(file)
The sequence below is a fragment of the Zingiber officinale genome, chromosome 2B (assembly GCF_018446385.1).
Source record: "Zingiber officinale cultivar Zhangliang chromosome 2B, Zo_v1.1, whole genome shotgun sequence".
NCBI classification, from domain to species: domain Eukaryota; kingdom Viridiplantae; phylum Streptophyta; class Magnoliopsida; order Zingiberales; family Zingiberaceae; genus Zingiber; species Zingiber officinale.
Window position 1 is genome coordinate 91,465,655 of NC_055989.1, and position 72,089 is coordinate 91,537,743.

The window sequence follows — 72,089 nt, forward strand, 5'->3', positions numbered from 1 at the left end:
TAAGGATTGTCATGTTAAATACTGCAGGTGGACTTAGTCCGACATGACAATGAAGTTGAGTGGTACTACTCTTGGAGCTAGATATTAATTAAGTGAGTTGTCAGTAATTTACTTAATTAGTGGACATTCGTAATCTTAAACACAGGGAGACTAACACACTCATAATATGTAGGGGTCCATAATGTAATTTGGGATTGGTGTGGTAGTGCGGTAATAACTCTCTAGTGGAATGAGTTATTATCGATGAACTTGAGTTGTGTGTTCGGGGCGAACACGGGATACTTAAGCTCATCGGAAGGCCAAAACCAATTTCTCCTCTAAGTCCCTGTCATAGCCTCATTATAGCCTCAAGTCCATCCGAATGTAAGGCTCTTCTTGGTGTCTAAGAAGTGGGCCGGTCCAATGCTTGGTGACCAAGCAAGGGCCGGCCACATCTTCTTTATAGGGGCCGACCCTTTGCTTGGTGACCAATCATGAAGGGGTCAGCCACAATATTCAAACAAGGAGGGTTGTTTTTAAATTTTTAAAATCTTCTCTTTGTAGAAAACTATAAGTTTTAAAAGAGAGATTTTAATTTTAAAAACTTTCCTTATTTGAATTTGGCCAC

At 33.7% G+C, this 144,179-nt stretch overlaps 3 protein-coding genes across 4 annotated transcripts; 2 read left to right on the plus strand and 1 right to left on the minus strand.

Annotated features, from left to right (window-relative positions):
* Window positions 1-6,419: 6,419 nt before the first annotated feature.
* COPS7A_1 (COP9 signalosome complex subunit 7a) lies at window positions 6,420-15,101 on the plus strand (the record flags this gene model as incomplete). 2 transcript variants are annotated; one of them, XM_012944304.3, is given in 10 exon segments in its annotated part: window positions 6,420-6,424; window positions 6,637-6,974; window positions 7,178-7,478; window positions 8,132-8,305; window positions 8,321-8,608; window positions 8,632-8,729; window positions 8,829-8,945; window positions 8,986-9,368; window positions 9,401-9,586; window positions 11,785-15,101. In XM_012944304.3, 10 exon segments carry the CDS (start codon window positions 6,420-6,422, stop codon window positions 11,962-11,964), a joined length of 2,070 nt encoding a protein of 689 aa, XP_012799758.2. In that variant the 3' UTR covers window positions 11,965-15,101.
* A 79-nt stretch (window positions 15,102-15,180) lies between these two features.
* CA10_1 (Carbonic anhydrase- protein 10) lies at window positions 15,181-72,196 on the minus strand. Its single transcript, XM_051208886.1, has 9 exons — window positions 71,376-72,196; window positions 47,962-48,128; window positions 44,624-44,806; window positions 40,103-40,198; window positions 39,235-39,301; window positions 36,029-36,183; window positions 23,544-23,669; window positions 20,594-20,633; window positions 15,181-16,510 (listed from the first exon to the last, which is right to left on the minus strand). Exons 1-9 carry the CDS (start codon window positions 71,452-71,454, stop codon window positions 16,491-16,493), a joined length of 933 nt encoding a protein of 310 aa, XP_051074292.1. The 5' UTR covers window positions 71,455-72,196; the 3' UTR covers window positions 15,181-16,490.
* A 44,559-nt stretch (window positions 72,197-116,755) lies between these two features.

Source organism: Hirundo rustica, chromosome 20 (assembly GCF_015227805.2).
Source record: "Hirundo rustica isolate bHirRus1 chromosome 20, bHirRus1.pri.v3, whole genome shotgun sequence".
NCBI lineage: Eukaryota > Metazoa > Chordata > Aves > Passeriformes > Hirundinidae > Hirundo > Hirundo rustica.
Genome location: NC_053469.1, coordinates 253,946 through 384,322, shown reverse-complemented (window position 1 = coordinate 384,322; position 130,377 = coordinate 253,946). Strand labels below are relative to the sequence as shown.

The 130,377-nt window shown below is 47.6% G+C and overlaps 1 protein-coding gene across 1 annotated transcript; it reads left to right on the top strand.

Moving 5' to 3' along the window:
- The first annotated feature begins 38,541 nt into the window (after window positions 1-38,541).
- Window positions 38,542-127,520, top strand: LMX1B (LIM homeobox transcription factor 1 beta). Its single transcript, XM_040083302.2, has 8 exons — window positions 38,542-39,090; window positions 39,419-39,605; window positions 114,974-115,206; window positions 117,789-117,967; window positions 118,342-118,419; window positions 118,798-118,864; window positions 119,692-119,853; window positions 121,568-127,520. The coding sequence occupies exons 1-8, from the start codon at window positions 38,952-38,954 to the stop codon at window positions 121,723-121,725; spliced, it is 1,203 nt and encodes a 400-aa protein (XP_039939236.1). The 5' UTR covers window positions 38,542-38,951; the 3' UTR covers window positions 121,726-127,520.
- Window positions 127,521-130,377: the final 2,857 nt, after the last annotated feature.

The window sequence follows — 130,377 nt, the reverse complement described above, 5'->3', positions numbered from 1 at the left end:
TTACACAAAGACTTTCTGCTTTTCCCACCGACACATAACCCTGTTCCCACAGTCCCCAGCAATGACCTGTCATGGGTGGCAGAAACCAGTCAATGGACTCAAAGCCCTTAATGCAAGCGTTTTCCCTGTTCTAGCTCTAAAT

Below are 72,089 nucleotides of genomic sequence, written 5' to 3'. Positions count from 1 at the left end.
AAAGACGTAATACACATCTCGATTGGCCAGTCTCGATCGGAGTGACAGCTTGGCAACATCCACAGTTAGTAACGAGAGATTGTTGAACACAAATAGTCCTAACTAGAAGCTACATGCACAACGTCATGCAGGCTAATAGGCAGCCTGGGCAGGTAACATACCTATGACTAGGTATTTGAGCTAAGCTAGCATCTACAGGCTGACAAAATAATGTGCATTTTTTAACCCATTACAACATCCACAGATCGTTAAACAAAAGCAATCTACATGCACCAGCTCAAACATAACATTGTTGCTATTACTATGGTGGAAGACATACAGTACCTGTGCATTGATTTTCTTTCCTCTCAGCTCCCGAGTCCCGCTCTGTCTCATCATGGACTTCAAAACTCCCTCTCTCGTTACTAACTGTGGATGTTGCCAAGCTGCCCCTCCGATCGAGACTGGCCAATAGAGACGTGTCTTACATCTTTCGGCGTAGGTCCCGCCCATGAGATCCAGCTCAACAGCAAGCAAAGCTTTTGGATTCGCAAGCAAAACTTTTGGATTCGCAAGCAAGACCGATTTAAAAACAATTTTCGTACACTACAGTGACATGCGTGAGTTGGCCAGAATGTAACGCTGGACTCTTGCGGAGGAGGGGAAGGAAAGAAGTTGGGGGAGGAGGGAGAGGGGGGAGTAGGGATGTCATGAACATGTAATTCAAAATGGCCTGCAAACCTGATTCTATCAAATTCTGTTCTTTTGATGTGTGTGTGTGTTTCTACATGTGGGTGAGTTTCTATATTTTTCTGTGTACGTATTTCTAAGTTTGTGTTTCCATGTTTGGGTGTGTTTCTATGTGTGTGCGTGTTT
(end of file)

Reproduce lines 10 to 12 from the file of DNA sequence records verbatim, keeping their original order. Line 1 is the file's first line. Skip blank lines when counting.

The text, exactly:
* COPS7A_1 (COP9 signalosome complex subunit 7a) lies at window positions 6,420-15,101 on the plus strand (the record flags this gene model as incomplete). 2 transcript variants are annotated; one of them, XM_012944304.3, is given in 10 exon segments in its annotated part: window positions 6,420-6,424; window positions 6,637-6,974; window positions 7,178-7,478; window positions 8,132-8,305; window positions 8,321-8,608; window positions 8,632-8,729; window positions 8,829-8,945; window positions 8,986-9,368; window positions 9,401-9,586; window positions 11,785-15,101. In XM_012944304.3, 10 exon segments carry the CDS (start codon window positions 6,420-6,422, stop codon window positions 11,962-11,964), a joined length of 2,070 nt encoding a protein of 689 aa, XP_012799758.2. In that variant the 3' UTR covers window positions 11,965-15,101.
* A 79-nt stretch (window positions 15,102-15,180) lies between these two features.
* CA10_1 (Carbonic anhydrase- protein 10) lies at window positions 15,181-72,196 on the minus strand. Its single transcript, XM_051208886.1, has 9 exons — window positions 71,376-72,196; window positions 47,962-48,128; window positions 44,624-44,806; window positions 40,103-40,198; window positions 39,235-39,301; window positions 36,029-36,183; window positions 23,544-23,669; window positions 20,594-20,633; window positions 15,181-16,510 (listed from the first exon to the last, which is right to left on the minus strand). Exons 1-9 carry the CDS (start codon window positions 71,452-71,454, stop codon window positions 16,491-16,493), a joined length of 933 nt encoding a protein of 310 aa, XP_051074292.1. The 5' UTR covers window positions 71,455-72,196; the 3' UTR covers window positions 15,181-16,490.